In my last post I tried to debunk some of the myths about WordPress; now I thought I’d share some of my tips on WordPress security.
1. Set up a website lockdown feature and ban users
A lockdown feature for failed login attempts can solve the huge problem of continuous brute force attempts. Whenever there is a hacking attempt with repetitive wrong passwords, the site gets locked, and you get notified of this unauthorized activity.
2. Use your email to login
By default, you have to input your username to log into WordPress. Using an email ID instead of a username is a more secure approach, and allows you to set long and more complex usernames that are not as easy to guess as ‘Admin’ or ‘James’ for example.
The reasons are quite obvious. Usernames are easy to predict, while email IDs are not. Also, any WordPress user account is created with a unique email address, making it a valid identifier for logging in.
3. Set strong passwords for your database
A strong password for the main database user is a must since this password is the one WordPress uses to access the database.
As always, use uppercase, lowercase, numbers, and special characters for the password. Passphrases are excellent as well, longer sentences which are easier to remember.
4. Add user accounts with care
If you run a WordPress blog, or rather a multi-author blog, then you need to deal with multiple people accessing your admin panel. This could make your website more vulnerable to WordPress security threats.
5. Automatically log idle users out of your site
Users leaving wp-admin panel of your site open on their screens can pose a serious WordPress security threat. Any passer-by can change information on your website, alter a person’s user account, or even break your site altogether. You can avoid this by ensuring that your site logs people out after they have been idle for a certain period of time.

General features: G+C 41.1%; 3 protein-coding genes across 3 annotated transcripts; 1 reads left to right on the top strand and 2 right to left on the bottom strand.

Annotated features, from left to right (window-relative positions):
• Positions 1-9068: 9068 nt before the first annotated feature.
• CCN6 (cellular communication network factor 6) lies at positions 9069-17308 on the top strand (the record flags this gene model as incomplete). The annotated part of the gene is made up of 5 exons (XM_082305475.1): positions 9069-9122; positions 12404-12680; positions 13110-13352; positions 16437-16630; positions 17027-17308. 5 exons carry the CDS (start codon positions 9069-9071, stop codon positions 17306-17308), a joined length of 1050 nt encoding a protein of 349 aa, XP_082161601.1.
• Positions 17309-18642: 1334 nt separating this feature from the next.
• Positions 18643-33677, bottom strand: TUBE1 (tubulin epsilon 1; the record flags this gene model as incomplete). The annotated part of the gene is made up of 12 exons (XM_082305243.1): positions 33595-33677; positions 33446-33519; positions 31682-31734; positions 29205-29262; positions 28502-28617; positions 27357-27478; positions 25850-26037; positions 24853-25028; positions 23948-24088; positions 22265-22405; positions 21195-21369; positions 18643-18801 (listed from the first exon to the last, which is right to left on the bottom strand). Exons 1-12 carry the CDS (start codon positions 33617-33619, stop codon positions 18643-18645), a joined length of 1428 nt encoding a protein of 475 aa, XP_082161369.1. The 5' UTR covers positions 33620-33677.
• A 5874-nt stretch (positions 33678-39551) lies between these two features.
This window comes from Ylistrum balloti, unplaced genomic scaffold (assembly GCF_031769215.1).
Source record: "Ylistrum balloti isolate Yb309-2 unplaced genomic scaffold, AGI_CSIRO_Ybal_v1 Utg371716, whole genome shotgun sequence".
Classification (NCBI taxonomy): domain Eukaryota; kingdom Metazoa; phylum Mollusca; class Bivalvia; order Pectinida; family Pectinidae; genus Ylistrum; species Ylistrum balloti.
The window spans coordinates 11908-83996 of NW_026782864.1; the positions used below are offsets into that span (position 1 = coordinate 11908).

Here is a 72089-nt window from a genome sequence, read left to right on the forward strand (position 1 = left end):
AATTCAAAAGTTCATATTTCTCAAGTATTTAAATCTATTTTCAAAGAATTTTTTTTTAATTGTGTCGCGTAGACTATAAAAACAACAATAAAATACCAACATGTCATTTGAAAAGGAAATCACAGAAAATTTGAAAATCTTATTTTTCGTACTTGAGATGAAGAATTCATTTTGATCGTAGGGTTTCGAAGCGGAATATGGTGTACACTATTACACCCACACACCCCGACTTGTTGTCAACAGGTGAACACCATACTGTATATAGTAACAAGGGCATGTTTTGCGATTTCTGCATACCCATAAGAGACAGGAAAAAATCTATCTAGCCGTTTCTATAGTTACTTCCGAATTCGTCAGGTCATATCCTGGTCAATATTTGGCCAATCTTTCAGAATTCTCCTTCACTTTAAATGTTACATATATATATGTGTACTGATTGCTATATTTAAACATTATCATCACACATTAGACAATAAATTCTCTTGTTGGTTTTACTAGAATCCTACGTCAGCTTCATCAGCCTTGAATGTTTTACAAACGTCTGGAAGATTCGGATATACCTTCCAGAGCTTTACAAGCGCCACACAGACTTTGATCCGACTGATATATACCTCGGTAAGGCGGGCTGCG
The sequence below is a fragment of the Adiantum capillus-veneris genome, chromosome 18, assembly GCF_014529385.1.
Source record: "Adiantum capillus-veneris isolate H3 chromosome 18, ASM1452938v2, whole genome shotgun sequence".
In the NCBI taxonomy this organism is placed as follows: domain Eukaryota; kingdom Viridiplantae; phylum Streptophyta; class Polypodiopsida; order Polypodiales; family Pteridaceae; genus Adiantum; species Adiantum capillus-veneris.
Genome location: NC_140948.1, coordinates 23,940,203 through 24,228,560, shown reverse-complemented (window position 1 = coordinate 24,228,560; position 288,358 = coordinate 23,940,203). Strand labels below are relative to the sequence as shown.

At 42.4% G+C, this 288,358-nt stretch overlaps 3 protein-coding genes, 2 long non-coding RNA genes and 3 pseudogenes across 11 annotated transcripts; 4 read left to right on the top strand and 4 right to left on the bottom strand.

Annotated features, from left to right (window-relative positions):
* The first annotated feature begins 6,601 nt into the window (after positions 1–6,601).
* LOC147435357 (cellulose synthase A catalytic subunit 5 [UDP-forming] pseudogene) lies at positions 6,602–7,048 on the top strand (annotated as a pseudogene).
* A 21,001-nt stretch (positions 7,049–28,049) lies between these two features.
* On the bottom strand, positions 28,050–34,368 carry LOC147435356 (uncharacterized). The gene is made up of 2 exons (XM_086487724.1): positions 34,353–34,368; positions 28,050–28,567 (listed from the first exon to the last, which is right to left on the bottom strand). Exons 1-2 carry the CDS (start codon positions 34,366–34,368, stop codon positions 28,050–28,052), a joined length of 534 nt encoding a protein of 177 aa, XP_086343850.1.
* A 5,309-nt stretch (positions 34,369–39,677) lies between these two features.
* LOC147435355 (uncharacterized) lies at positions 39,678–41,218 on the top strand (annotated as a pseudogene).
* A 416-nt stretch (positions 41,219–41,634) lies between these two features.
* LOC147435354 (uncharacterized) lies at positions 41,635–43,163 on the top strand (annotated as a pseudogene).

6. Adjust your passwords
Play around with your passwords and change them regularly to secure your WordPress website. Improve their strength by adding uppercase and lowercase letters, numbers, and special characters. Many people opt for long passphrases since these are nearly impossible for hackers to predict but easier to remember than a bunch of random numbers and letters.
And, okay, we all know that the above is what we “should” do, but it’s not always something we have time for. This is where some quality password managers come into play. They will not only generate safe passwords for you but then store them inside a secure vault, which will save you the hassle of having to remember them.
7. Make backups regularly to secure your WordPress website
No matter how secure your WordPress website is, there is always room for improvements. But at the end of the day, keeping an off-site backup somewhere is perhaps the best antidote no matter what happens.
If you have a backup, you can restore your WordPress website to a working state any time you want. There are some plugins that can help you in this respect.
8. Update regularly for WordPress security
Every good software product is supported by its developers and gets updated now and then. These updates are meant to fix bugs and sometimes have vital security patches. WordPress, and its plugins, is no different.
Not updating your themes and plugins can mean trouble. Many hackers rely on the mere fact that people can’t be bothered to update their plugins and themes. More often than not, those hackers exploit bugs that have already been fixed.
So, if you’re using any WordPress product, update it regularly. Plugins, themes, everything. The good news is that WordPress automatically rolls out updates for its users, so you’ll receive an email notifying you of the update and information on the fixes in your dashboard.
As for the plugins, these must be updated manually by going to Plugins in your dashboard. When a plugin has a new version, it notifies you and provides a link to update now.
As an alternative, you could opt for a managed WordPress hosting plan such as those offered from Wiser Websites.